So yesterday I had the most awesome privilege of seeing brand new life appear on earth. Lesli and Jimmy, parents of Henry, had their second child, a precious little jewel named Catherine. I was over-the-moon excited to be there with them to capture her first few hours.
She is a beauty. Now, between Susan, Lesli, and me, we have three boys and two girls. My heart is bursting. I want them all in a room together as soon as possible.
Don’t think I didn’t freak out when Jeremy said, “When Catherine is ten years old, I’ll be twenty!” Wait, what?
I’d be remiss if I didn’t mention our little baby, who officially turned one year old yesterday.
This was Major at six weeks old, sleeping soundly next to his older brother:
And here we were last night, cuddled for about ten minutes until Salem was over it:
I’d forgotten that it was Major’s birthday until I came home from the hospital and the boys told me I needed to join them in a round of singing Happy Birthday to the dog.
When I was in elementary school my family lived in Germany. Even though I attended an English-speaking Department of Defense school on an Army base, all students were required to take Host Nation, a course led by a German woman who taught us all about the country’s traditions, holidays, and history. We also learned basic German – enough to order from menus, to ask how much something cost in a store, and how to find the bathroom. We lived on base for only a short while, until my parents found a rental house in the German town. We became immersed in culture, riding our bikes back and forth to base, going to German shops, and swimming at the city pool. The best memories, however, were from the Christmas holidays.
St. Nicholas Day is a big deal in Europe. Children leave their shoes outside the front door so St. Nicholas can fill them with little trinkets and coins. He’s the centerpiece of every town parade and festival, dressed as Father Christmas the religious figure, not like Santa who slips down your chimney.
Like every other religious holiday, we’ve done well to commercialize it. St. Nicholas is why we hang stockings on the fireplace, after all. But originally, St. Nicholas was a compassionate bishop who cared for the “least of these,” particularly children. It is his goodness and generosity that we celebrate.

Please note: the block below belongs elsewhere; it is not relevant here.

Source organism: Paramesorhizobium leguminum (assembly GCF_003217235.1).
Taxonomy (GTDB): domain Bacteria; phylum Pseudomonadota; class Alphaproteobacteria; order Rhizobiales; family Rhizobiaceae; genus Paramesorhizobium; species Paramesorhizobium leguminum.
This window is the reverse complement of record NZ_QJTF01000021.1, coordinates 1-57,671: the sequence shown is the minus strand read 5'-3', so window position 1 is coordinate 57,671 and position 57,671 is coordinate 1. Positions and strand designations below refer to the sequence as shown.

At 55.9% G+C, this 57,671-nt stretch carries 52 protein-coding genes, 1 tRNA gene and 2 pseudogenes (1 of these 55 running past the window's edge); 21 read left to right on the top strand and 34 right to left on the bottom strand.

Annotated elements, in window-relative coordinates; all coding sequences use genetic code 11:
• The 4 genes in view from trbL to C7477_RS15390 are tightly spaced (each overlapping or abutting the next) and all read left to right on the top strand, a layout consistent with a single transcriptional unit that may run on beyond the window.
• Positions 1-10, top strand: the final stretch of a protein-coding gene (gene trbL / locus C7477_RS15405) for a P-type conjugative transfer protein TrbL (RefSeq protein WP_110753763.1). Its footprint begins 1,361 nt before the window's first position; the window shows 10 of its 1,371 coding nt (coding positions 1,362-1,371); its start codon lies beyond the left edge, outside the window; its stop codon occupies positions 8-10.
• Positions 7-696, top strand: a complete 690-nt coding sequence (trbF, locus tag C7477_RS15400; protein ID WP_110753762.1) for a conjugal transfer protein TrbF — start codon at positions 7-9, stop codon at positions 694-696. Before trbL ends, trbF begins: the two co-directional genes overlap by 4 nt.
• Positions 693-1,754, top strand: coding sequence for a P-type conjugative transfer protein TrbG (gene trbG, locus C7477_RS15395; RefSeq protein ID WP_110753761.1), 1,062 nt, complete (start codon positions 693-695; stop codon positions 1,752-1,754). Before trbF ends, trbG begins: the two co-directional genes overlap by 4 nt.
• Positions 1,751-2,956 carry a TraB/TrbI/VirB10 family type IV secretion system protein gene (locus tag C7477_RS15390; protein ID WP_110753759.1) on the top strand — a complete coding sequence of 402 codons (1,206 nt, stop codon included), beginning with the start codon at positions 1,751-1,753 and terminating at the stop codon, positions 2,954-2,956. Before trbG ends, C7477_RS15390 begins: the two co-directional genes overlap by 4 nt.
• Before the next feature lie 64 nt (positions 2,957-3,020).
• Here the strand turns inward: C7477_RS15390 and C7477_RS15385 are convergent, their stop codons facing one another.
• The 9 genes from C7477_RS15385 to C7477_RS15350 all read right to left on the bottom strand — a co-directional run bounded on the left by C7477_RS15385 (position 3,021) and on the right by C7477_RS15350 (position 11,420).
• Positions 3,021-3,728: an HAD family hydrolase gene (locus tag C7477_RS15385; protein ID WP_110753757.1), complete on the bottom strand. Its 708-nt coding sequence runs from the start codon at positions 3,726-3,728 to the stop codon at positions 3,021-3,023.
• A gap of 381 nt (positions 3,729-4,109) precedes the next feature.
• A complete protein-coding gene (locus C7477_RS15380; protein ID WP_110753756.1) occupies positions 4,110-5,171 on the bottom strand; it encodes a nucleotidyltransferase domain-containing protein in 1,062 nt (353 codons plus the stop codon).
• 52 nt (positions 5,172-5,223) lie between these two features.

Since I put my shoes on the front porch for St. Nicholas when I was a kid, I decided to make that a tradition with my boys. They put their shoes outside last night and paced the living room this morning until I finally gave them the okay. The each received a few chocolates and a little toy. Then our advent lesson was on generosity.
I wouldn’t say that I’m anti-Santa Claus, because I’m not. I’m just pro-St. Nicholas. I just like having the historical reference to lay as a foundation next to Mary, Joseph, and Jesus. I like that we can marry Christmas traditions together instead of picking sides.
Traveling St. Nicholas is our tree topper. Oh – and guess who used my typewriter last night without permission? Silly elf.
Now that Literary Theory is officially over (THANK THE SWEET LORD), I can put my entire brain back into homeschooling. That sounds bad, doesn’t it? Like I let the boys flounder while I drank high dollar coffee and read philosophy drivel. That’s not what happened, at least, not entirely. We’re doing fine on all of the core subjects, but we’re miserably behind on electives. It’s my intention to spend the next three weeks catching up to a significant stopping point before Christmas. The boys aren’t thrilled, let me tell you. They preferred it when I passed out on Norton’s Anthology and they watched documentaries from National Geographic.